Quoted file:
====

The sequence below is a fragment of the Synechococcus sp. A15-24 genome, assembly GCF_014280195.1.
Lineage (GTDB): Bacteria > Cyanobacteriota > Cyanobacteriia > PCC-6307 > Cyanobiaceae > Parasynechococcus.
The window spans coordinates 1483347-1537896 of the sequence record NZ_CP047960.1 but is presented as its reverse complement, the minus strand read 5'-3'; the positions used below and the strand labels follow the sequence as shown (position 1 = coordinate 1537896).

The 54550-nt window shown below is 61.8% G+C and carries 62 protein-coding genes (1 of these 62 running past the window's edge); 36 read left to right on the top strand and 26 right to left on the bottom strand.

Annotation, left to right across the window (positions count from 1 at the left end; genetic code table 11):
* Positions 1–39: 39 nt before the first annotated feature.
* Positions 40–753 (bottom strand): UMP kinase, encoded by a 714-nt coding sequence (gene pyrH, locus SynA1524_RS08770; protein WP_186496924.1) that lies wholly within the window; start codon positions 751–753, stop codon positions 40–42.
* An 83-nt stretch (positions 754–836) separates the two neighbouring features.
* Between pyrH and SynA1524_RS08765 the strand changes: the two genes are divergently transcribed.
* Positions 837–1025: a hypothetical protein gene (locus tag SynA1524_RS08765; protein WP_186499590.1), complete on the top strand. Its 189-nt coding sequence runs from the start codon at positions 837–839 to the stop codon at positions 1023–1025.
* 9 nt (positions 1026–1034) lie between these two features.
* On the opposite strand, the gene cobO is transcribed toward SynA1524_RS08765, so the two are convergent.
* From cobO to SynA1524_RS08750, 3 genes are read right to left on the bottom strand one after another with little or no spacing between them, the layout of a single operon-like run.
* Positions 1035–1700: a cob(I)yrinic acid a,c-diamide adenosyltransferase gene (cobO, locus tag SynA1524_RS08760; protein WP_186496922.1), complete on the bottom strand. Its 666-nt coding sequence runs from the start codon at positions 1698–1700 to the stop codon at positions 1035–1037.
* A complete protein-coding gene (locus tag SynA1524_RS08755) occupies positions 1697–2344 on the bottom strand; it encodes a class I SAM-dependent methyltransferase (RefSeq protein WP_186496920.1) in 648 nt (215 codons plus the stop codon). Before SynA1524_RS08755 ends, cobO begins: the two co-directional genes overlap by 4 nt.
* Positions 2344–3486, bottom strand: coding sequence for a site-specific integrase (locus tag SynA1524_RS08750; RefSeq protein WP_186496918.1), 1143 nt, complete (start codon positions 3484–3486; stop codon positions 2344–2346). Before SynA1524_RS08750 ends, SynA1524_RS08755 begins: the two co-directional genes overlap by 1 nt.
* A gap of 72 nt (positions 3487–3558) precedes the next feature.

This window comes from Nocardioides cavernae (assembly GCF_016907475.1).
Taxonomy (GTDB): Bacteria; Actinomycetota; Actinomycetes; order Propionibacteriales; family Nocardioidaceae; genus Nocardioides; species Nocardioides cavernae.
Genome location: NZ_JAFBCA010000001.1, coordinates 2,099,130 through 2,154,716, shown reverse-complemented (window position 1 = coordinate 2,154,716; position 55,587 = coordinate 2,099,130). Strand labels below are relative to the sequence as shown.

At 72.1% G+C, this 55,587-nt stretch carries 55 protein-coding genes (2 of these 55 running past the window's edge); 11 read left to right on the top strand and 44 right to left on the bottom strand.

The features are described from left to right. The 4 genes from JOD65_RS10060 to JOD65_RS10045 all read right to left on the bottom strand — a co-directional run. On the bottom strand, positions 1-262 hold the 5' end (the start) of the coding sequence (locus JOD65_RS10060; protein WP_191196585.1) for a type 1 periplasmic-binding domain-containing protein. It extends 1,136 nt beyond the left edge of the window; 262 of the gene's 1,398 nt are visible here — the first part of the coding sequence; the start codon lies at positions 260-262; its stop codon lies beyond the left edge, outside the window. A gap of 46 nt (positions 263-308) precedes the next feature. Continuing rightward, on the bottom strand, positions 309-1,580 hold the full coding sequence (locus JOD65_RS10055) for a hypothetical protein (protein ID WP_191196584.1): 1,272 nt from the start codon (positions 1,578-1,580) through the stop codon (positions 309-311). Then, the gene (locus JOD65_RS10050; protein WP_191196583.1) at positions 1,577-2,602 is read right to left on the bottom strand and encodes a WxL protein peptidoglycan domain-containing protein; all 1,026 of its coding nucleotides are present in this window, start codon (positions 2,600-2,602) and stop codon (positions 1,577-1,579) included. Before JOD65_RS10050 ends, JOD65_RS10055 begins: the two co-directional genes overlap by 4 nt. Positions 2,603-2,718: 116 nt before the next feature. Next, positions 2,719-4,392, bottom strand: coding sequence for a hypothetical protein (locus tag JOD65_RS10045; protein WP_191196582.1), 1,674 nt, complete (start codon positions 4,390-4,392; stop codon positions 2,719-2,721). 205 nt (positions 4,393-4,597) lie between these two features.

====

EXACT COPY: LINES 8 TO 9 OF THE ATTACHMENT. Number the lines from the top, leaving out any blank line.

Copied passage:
* An 83-nt stretch (positions 754–836) separates the two neighbouring features.
* Between pyrH and SynA1524_RS08765 the strand changes: the two genes are divergently transcribed.